Most Researchers are not mind readers… But we tend to be good listeners.
So to mark the beginning of a New Year, here are our big predictions for the the world of Market Research and Communications in 2013.
Mobile adoption will continue
As Kleiner Perkins partner Mary Meeker pointed out in her year-end presentation on the ‘State of the Internet,’ we recently passed a critical technological milestone: global sales of the Apple and Android mobile operating system now exceed those of Windows.
This shift — from desktop to mobile — has already made the traditional Monday to Friday, 9 to 5 work-window seem like a strange relic of the past. But as mobile adoption continues to soar, marketers and communicators will face an increasing amount of pressure to not make their websites mobile friendly, but also pay more attention the ways that smartphone and tablet users consume information. Chris Brogan has termed the latter task “app-ifying”; and meeting that challenge should keep us all busy this year!
Smaller organizations will embrace “Big data”
Cutting-edge organizations in Canada and the United States embraced data in a big way in 2012, as we noted in our end of year Round-Up. Going forward, we expect to see, however, more small- and medium-sized businesses ‘hop on the big data train.’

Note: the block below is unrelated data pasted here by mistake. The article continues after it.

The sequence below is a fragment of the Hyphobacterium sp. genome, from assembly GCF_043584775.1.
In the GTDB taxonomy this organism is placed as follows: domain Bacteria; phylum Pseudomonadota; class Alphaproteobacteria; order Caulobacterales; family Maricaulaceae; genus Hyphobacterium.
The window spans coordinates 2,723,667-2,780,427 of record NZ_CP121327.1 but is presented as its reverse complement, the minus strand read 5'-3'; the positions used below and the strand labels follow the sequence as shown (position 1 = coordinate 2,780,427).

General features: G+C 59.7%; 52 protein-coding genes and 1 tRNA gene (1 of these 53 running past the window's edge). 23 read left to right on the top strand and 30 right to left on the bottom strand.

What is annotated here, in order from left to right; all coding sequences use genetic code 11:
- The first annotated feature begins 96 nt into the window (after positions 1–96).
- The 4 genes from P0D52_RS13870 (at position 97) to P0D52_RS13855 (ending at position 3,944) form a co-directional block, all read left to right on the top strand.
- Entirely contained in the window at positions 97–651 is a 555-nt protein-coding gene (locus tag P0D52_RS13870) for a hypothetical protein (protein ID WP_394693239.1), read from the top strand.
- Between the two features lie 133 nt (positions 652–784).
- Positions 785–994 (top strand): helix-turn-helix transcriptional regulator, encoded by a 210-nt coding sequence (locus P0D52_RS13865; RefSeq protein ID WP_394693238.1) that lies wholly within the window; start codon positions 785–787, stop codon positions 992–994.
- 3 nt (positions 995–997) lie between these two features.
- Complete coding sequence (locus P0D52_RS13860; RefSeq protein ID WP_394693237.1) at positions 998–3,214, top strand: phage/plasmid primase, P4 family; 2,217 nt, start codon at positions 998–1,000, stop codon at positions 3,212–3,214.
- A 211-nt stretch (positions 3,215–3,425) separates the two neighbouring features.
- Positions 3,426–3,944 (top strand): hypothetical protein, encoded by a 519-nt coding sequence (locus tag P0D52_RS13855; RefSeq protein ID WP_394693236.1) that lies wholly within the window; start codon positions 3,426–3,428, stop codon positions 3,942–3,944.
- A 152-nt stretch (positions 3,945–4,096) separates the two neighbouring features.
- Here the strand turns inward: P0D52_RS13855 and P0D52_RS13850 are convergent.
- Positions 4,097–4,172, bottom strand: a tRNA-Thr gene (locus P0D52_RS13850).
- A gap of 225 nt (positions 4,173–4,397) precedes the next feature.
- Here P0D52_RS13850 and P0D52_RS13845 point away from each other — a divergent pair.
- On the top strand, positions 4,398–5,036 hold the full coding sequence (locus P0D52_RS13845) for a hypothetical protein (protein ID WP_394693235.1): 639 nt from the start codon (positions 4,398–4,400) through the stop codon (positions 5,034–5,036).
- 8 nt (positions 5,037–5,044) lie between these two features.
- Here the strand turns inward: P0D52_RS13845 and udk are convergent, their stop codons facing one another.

Whether it’s by creating their own data-driven culture or hiring third-party specialists, an increasing number of small organizations will start using data collection and analysis, as a way to stay ahead of the competition—and win in the marketplace.
Researchers and Communicators will warm up to each other — and become BFFs
Anyone who works in Communications knows that the walls that once separated public relations, advertising, and social media have come down, in recent years. But too many organizations have kept their “Research partners” at arms length.
Instead of welcoming us into the creative laboratory, Researchers are often assigned a specific task–and confined to the periphery of a project.
At Thinkwell, we have done, however, some of our best work by establishing close bonds with (government and corporate) communicators; feeding off their talent, energy and ideas; and then, providing wise council and regular feedback.
One final point: With “real-time” response (via the web and on social media) more accessible than ever before, keeping Researchers and their work in a separate silo seems like a pretty antiquated approach to campaign development. Some progressive agencies, here in Atlantic Canada and elsewhere, have already reached that conclusion. And we expect more to follow, in the immediate future.